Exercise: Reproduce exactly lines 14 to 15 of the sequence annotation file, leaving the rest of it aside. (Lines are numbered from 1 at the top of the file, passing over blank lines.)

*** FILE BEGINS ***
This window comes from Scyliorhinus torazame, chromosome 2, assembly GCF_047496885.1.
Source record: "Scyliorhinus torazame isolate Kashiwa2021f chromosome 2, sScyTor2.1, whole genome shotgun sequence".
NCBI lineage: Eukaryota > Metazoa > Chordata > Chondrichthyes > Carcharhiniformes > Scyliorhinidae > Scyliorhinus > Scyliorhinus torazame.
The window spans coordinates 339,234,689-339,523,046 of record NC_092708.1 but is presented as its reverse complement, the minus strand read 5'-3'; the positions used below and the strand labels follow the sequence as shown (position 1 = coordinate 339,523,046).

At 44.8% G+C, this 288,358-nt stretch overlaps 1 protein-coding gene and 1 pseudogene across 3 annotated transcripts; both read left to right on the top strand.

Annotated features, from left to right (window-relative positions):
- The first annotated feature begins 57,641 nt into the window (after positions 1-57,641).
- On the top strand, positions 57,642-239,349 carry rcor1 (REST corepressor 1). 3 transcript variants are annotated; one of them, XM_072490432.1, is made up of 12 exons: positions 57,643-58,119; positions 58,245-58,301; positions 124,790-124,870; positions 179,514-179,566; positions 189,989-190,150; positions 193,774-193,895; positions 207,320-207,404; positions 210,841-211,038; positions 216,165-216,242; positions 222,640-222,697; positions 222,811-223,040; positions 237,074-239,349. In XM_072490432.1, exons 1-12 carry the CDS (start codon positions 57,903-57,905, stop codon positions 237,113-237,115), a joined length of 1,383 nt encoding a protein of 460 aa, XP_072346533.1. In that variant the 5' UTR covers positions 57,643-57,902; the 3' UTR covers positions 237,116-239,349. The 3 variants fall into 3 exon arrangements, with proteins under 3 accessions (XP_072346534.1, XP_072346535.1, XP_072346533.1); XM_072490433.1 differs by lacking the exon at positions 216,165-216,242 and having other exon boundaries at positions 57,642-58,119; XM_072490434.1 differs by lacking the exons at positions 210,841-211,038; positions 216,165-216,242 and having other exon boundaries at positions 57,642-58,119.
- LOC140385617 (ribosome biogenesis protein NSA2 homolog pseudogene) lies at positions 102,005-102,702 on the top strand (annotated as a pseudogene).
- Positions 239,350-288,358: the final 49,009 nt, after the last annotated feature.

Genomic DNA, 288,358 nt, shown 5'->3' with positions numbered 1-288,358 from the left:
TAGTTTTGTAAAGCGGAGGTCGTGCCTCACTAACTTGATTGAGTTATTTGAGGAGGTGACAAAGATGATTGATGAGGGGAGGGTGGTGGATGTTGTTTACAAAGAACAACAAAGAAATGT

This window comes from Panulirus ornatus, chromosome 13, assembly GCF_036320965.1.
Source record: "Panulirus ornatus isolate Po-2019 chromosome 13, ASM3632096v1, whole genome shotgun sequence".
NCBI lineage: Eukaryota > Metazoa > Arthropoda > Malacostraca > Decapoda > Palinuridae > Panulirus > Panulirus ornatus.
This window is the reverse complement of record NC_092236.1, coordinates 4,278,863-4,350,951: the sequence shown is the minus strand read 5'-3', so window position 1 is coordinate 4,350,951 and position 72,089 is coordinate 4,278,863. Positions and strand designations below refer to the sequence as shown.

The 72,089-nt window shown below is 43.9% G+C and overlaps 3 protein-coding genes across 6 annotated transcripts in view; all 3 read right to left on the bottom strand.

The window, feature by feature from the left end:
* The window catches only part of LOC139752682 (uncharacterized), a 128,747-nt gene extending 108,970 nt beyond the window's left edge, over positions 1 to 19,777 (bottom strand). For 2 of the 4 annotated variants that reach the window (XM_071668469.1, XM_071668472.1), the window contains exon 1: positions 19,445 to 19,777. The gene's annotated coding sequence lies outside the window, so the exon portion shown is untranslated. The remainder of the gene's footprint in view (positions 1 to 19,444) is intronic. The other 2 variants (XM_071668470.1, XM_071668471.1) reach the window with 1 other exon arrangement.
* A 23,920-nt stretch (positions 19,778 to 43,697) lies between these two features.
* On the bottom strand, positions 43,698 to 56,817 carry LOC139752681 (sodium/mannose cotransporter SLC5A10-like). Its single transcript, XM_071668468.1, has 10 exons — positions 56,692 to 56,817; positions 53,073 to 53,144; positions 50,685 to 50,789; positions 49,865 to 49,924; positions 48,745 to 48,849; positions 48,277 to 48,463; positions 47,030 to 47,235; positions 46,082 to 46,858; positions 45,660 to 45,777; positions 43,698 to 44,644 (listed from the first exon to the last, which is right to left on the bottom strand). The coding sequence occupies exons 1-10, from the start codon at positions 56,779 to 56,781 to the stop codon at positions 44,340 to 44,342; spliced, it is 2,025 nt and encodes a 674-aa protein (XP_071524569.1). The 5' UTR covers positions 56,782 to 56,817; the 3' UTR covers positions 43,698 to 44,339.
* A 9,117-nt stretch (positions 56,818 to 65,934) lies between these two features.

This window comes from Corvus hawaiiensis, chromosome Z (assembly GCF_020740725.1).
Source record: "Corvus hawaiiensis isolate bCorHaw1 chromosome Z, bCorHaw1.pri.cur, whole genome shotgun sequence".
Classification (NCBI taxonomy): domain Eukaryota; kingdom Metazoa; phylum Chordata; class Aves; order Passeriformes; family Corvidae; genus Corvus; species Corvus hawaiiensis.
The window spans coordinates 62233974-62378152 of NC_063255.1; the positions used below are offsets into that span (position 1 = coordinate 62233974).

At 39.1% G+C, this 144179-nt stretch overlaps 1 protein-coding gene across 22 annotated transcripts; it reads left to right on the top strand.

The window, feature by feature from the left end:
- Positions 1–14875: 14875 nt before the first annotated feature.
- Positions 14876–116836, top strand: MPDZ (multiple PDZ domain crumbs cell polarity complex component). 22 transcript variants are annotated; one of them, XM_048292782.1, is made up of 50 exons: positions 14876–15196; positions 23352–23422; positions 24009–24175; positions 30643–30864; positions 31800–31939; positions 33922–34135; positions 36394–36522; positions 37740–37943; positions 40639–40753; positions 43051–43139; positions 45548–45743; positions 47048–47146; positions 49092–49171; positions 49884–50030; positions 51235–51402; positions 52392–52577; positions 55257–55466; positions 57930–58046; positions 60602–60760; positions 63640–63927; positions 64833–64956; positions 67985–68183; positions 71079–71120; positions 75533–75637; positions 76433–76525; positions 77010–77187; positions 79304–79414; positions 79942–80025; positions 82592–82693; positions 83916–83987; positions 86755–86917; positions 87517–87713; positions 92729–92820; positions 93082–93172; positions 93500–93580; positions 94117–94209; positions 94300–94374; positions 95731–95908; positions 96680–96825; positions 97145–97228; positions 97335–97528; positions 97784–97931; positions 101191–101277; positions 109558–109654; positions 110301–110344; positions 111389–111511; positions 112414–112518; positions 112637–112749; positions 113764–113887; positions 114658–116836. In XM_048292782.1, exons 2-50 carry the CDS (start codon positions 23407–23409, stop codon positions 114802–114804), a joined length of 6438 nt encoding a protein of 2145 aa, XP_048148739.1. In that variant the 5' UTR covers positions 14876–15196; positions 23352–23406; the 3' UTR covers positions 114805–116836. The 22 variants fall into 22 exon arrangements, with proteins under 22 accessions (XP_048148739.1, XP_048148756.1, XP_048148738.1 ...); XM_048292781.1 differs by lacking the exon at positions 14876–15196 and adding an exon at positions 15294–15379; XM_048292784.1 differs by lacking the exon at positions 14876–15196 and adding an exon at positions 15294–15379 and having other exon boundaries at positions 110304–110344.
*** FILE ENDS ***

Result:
Source record: "Panulirus ornatus isolate Po-2019 chromosome 13, ASM3632096v1, whole genome shotgun sequence".
NCBI lineage: Eukaryota > Metazoa > Arthropoda > Malacostraca > Decapoda > Palinuridae > Panulirus > Panulirus ornatus.